Rinfret added that different audiences have different needs from evaluations. Senior management needs high-level views of alliances, financials, risks, and important upcoming milestones. Alliance management leaders need greater detail, including summary dashboards. Governance committees should know about milestones and key events but also get a sense of whether the right people are on the right committees. And on the ground floor, alliance personnel need everything—with sufficient granularity to ensure that they know the next steps on their deliverables.

For any alliance personnel, Rinfret said, “One of the benefits of building an analytics dashboard is to guide people toward the really important things they need to focus on and not be distracted by irrelevant or outdated information.”

Evaluations can also be useful in looking at different stages of the alliance life cycle. Analytics in the exploration phase focus on alliance opportunities and how far along they are. Startup evaluations determine how good a company is at launching and implementing alliances. Looking at how alliances actually operate involves tracking plan items and milestones to identify key issues and risks, with the goal of making smarter decisions. Finally, evaluating how companies close out alliances ensures that everyone understand expectations after the end of a collaboration.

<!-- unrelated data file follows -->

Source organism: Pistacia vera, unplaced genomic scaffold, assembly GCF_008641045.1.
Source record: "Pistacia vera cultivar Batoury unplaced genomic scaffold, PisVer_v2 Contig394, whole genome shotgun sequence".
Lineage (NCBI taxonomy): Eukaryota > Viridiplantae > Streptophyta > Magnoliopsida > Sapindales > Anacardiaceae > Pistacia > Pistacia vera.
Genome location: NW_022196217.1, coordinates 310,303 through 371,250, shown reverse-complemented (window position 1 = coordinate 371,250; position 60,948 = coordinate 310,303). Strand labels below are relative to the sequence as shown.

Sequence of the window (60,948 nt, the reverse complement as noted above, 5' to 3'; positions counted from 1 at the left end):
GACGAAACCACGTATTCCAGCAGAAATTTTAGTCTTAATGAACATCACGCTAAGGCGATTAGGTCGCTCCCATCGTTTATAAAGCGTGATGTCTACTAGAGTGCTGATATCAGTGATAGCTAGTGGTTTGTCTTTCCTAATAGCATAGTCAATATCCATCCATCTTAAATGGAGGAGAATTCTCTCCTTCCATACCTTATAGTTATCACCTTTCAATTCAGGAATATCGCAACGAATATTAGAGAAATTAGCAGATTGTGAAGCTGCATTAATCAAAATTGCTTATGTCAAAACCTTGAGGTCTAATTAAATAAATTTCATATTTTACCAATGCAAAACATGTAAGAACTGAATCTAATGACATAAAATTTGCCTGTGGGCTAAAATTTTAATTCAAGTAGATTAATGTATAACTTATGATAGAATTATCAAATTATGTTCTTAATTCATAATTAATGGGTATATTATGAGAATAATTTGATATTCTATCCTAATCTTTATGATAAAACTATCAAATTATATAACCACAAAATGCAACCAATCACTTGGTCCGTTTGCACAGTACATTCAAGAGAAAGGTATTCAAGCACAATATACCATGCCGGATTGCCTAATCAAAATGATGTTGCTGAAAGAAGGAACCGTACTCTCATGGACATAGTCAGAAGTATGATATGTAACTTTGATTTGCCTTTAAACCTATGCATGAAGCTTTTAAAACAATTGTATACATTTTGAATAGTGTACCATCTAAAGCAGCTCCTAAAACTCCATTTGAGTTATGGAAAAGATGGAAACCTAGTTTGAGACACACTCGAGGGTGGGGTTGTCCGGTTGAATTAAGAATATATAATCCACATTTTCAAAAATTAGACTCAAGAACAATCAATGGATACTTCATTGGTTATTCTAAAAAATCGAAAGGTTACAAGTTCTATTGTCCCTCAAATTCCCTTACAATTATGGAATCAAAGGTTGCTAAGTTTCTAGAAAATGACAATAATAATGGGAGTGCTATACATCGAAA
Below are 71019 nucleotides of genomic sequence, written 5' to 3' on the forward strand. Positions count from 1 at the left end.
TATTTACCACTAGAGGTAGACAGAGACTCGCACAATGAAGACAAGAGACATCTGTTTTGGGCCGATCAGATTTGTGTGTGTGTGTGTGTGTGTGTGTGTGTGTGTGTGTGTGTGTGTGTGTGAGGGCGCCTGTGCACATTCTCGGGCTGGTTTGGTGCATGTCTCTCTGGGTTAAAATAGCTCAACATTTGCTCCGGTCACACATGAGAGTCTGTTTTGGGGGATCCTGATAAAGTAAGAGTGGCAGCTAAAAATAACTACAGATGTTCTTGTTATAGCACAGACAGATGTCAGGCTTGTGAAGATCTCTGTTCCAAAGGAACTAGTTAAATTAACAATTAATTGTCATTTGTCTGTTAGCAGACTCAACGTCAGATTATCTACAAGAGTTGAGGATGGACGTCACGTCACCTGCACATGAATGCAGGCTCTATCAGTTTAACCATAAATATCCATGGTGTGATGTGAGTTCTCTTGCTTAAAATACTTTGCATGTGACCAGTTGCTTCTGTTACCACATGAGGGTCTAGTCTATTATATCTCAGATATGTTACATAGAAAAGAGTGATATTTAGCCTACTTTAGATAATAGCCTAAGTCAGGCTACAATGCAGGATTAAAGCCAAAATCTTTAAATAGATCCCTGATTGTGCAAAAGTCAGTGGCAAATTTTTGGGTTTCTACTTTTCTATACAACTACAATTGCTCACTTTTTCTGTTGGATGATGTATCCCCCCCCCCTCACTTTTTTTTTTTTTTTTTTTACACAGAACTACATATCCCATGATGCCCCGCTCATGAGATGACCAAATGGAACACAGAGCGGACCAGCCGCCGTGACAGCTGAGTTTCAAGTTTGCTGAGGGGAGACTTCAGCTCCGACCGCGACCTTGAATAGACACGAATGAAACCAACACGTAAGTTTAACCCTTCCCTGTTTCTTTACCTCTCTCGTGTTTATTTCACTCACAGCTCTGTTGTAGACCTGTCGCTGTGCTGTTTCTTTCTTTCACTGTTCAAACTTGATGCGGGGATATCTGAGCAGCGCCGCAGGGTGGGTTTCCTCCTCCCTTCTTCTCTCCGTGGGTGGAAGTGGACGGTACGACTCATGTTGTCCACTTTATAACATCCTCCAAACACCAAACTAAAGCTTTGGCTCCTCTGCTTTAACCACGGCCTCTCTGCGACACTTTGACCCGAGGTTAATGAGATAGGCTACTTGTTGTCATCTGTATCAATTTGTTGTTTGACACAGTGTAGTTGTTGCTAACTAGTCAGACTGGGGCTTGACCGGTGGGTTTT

The Platform in Action

Roch and Rinfret closed their Summit presentation with a look at the allianceboard software platform, which helps users optimize tracking and show value to stakeholders while reducing time to make decisions. The platform lets users automate management through one-click reports, dashboards, customized workflows, and partner evaluations and analytics, and it allows scaling alliances to collaborate in real time with partners and spend more time on high-value, high-impact work. It provides fast notifications using real-time data and can grow along with a company’s alliance portfolio to ensure that nothing gets dropped.

As Roch said in wrapping up, “No matter what business you’re in, your industry is transforming rapidly around fast-paced, partnership-based business models.” Thus, effective use of digital infrastructure can help boost efficiency and make alliances more productive for everyone.